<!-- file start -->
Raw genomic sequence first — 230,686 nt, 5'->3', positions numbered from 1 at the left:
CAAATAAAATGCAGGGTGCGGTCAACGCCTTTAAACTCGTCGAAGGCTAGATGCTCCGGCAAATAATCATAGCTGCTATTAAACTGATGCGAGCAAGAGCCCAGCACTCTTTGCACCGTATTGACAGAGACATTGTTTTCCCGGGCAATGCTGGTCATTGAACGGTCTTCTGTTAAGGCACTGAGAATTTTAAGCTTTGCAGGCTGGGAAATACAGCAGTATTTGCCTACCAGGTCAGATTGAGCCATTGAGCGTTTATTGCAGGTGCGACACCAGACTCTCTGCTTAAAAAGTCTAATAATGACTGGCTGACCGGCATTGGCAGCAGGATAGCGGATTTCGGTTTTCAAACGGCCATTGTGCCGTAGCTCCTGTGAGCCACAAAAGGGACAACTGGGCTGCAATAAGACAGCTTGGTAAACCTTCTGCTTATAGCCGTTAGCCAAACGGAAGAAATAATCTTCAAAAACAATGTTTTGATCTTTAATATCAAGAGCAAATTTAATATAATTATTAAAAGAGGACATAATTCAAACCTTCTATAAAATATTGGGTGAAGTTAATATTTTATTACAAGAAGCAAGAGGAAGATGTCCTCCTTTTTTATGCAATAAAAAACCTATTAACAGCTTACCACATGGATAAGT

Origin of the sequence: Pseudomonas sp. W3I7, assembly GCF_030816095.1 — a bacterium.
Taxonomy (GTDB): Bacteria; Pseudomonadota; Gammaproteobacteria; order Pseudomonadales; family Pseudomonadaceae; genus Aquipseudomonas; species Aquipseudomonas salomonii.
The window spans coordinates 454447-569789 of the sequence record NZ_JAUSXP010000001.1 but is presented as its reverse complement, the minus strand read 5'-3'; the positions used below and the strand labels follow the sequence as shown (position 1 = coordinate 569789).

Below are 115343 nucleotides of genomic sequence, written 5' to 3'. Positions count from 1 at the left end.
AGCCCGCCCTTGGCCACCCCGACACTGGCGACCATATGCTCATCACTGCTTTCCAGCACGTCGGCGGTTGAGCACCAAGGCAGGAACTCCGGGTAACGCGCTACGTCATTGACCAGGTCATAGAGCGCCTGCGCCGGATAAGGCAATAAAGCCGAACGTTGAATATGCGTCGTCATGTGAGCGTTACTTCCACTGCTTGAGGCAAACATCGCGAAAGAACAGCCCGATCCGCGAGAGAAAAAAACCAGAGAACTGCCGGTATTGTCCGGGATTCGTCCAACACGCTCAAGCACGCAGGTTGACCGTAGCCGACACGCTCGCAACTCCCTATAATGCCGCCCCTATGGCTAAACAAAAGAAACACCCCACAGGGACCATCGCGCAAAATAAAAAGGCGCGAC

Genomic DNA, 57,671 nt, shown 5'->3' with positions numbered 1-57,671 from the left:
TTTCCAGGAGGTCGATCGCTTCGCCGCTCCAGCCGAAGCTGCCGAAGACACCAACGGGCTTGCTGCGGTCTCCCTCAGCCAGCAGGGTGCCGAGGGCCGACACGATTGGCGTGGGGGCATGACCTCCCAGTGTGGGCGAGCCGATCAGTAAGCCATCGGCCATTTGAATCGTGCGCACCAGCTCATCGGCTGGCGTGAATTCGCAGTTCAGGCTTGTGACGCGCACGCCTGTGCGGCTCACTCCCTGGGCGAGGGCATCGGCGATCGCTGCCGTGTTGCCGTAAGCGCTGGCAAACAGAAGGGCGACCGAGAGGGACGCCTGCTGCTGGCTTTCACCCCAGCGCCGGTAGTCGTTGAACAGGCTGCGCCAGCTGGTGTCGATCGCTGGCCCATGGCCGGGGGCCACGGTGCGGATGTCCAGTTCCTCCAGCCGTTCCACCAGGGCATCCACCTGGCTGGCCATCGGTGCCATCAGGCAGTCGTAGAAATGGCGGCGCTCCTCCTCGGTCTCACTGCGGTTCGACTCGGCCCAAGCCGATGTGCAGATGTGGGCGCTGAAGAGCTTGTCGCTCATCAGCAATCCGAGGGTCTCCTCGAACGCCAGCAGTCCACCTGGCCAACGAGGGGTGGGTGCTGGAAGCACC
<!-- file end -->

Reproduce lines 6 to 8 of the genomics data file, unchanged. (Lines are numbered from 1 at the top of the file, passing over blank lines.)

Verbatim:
Below are 115343 nucleotides of genomic sequence, written 5' to 3'. Positions count from 1 at the left end.
AGCCCGCCCTTGGCCACCCCGACACTGGCGACCATATGCTCATCACTGCTTTCCAGCACGTCGGCGGTTGAGCACCAAGGCAGGAACTCCGGGTAACGCGCTACGTCATTGACCAGGTCATAGAGCGCCTGCGCCGGATAAGGCAATAAAGCCGAACGTTGAATATGCGTCGTCATGTGAGCGTTACTTCCACTGCTTGAGGCAAACATCGCGAAAGAACAGCCCGATCCGCGAGAGAAAAAAACCAGAGAACTGCCGGTATTGTCCGGGATTCGTCCAACACGCTCAAGCACGCAGGTTGACCGTAGCCGACACGCTCGCAACTCCCTATAATGCCGCCCCTATGGCTAAACAAAAGAAACACCCCACAGGGACCATCGCGCAAAATAAAAAGGCGCGAC

Genomic DNA, 57,671 nt, shown 5'->3' with positions numbered 1-57,671 from the left: